—Ezra 1:5 (NASB)
It’s unfortunate, but the way that many cultures and religions employ “burnt offerings” taints the way that we view them as used in the Old Testament. So often these bad examples employed them to appease a god to keep its wrath contained or to make peace because of a terrible event in the environment attributed to that god’s displeasure. Therefore many see Old Testament sacrifices in the same way, automatically assuming they’re intended to appease God in some supernatural kind of way, perhaps even being performed out of superstition. The fact is that they were intended as the END of the reconciliation process — having first recognized one’s own sin, repented, and finally come to publicly acknowledge it and pledge not to repeat it — or as a freewill form of worship for experiencing His blessings. They were more important than the physical structure of the temple because they represented what was going on in the heart, not what was going on in a specific space.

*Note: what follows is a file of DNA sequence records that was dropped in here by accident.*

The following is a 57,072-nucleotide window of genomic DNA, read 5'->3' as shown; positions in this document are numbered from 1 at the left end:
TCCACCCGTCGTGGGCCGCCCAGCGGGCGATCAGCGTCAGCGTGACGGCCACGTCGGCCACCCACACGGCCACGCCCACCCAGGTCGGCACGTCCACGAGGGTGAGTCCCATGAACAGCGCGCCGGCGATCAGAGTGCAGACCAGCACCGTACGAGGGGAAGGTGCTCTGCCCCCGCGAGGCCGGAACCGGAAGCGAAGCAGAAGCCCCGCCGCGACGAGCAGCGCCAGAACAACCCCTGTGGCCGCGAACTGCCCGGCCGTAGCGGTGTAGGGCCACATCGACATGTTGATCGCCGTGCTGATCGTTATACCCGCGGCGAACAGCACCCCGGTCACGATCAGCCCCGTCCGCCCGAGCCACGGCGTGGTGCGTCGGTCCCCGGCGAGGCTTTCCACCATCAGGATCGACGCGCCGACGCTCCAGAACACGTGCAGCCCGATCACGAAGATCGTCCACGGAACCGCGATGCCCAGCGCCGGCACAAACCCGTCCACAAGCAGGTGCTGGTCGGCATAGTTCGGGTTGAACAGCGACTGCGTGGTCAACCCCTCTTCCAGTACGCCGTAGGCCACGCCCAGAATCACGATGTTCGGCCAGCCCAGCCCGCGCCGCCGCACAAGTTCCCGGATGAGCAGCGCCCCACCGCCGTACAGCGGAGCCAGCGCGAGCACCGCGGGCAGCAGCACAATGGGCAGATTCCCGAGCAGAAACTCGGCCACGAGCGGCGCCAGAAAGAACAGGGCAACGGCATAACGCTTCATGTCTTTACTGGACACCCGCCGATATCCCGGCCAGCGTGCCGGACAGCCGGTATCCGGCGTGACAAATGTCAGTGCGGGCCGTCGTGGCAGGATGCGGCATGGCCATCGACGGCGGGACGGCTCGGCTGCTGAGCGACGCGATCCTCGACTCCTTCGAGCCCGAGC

So essentially we’re presented with the lesson which dismisses any kind of “chicken-and-the-egg” discussion of what comes first; it’s repentance from the heart. In the New Testament the repeated teaching is that WE are now His temple, but the membership requirements are still the same: repentance first. This example in Ezra is especially enlightening in that everyone around could see what they were doing. The Temple Mount was a flat, open space with nothing on it any more, and the walls of the entire city had been pulled down. So even the most casual observer could see that the very first thing this Old Testament church did was to engage in repentance and worship. Would that all those around every church in the world could so clearly see such an example!
Everything else that proceeded to be erected around the activities of the altar took place in the context of true repentance and true worship. This is not just a model for present-day building programs, but for every Believer as a member of the body of Christ. Sometimes we focus so much on what the various parts are doing to reach outward, that we miss the most important connection of what bonds us together through Christ the Head. This is why the discussion of whether or not to water down the Gospel or to change our ways of worship is not trivial, but the very core character of the church. If it doesn’t build upon true repentance and true worship, it will neither last nor function correctly because it will lack the true foundation necessary.†††